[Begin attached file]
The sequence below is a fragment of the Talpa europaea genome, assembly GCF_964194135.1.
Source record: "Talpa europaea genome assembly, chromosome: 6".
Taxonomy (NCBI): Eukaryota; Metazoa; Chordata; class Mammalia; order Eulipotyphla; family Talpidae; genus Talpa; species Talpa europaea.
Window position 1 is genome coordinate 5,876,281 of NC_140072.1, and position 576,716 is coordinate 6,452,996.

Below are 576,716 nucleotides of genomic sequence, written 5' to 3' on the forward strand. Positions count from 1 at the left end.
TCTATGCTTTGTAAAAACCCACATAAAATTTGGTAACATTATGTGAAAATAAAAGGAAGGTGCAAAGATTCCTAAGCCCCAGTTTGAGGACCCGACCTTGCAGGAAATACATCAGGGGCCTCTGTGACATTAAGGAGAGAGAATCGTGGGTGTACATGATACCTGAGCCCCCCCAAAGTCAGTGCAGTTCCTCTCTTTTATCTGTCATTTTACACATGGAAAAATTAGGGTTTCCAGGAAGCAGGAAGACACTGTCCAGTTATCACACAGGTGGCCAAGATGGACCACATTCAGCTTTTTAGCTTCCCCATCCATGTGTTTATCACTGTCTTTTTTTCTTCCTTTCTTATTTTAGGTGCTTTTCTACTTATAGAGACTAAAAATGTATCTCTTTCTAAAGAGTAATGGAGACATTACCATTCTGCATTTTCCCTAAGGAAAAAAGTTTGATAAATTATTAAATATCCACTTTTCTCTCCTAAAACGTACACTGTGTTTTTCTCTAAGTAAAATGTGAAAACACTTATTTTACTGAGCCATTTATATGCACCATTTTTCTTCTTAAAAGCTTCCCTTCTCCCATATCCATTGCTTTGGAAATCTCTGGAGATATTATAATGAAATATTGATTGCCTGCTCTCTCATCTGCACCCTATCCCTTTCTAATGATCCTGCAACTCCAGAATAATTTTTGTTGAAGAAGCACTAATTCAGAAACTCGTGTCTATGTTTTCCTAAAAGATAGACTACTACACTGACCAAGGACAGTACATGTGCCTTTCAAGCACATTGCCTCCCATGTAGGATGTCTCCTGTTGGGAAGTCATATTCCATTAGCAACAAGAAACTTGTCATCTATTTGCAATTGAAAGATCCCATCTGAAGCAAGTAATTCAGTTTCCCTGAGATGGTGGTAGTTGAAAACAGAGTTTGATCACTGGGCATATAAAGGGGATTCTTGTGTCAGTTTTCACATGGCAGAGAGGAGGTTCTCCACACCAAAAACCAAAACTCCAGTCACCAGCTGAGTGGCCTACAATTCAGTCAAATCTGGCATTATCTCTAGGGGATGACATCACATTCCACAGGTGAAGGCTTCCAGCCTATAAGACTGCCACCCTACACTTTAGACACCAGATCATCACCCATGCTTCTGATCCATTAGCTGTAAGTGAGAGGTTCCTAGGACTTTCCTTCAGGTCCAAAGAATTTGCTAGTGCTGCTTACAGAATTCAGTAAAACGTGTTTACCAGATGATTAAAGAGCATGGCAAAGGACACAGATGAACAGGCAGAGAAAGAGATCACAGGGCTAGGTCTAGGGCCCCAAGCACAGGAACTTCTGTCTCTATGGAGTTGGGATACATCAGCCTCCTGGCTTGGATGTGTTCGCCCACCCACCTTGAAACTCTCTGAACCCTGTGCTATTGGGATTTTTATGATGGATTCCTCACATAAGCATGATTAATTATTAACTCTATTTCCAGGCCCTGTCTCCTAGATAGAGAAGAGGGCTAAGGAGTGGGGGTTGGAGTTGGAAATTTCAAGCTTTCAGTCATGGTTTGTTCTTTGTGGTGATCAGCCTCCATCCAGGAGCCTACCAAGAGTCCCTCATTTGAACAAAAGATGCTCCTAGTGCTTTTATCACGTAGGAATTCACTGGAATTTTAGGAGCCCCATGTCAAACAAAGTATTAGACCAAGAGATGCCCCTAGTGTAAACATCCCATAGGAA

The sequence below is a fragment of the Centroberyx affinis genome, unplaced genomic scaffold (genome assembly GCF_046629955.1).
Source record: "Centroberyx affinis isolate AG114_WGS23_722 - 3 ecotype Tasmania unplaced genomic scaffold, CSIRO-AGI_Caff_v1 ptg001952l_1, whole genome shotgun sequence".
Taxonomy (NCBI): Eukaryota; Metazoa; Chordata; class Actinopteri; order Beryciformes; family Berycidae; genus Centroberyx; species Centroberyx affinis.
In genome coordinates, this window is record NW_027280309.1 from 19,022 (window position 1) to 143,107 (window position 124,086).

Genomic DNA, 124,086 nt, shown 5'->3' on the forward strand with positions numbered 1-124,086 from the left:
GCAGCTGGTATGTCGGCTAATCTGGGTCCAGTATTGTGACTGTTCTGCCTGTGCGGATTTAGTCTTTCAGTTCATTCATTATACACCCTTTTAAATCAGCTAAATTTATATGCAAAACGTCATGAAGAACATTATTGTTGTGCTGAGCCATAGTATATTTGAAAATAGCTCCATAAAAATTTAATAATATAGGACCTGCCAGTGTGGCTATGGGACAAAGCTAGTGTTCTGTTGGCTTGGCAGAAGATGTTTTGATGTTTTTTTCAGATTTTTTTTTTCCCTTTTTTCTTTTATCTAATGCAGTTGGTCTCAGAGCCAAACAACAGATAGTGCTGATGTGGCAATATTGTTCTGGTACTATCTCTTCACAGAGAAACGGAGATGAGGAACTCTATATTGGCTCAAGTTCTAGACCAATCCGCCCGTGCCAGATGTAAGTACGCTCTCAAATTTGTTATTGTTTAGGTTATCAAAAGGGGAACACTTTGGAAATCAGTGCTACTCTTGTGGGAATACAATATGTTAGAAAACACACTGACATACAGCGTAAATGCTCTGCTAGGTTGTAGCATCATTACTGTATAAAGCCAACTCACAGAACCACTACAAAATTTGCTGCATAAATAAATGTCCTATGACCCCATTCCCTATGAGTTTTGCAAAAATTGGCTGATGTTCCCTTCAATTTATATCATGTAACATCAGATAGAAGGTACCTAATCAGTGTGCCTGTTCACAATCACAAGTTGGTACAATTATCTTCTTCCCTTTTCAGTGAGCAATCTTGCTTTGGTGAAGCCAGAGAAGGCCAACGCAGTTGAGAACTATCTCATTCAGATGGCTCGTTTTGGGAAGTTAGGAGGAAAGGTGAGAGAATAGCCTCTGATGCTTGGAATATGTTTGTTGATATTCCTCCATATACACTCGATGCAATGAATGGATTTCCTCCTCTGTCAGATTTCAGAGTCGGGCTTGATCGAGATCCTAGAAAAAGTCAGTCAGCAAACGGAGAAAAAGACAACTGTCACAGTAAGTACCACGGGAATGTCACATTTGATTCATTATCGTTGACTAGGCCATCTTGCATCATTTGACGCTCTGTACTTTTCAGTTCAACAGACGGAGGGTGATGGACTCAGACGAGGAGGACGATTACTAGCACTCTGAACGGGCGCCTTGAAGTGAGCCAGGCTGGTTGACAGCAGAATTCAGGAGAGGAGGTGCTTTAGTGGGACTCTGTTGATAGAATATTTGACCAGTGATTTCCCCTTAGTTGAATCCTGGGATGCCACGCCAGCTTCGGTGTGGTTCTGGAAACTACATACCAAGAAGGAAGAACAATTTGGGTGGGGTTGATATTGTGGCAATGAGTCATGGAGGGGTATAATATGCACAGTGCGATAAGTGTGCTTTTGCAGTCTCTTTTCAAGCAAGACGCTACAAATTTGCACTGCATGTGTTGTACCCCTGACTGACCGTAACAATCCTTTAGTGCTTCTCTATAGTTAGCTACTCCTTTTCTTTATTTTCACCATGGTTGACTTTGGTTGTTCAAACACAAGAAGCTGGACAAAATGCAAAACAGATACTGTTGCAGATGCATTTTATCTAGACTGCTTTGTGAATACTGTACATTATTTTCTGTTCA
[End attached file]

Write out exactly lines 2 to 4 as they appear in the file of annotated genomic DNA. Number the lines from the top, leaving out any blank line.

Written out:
Source record: "Talpa europaea genome assembly, chromosome: 6".
Taxonomy (NCBI): Eukaryota; Metazoa; Chordata; class Mammalia; order Eulipotyphla; family Talpidae; genus Talpa; species Talpa europaea.
Window position 1 is genome coordinate 5,876,281 of NC_140072.1, and position 576,716 is coordinate 6,452,996.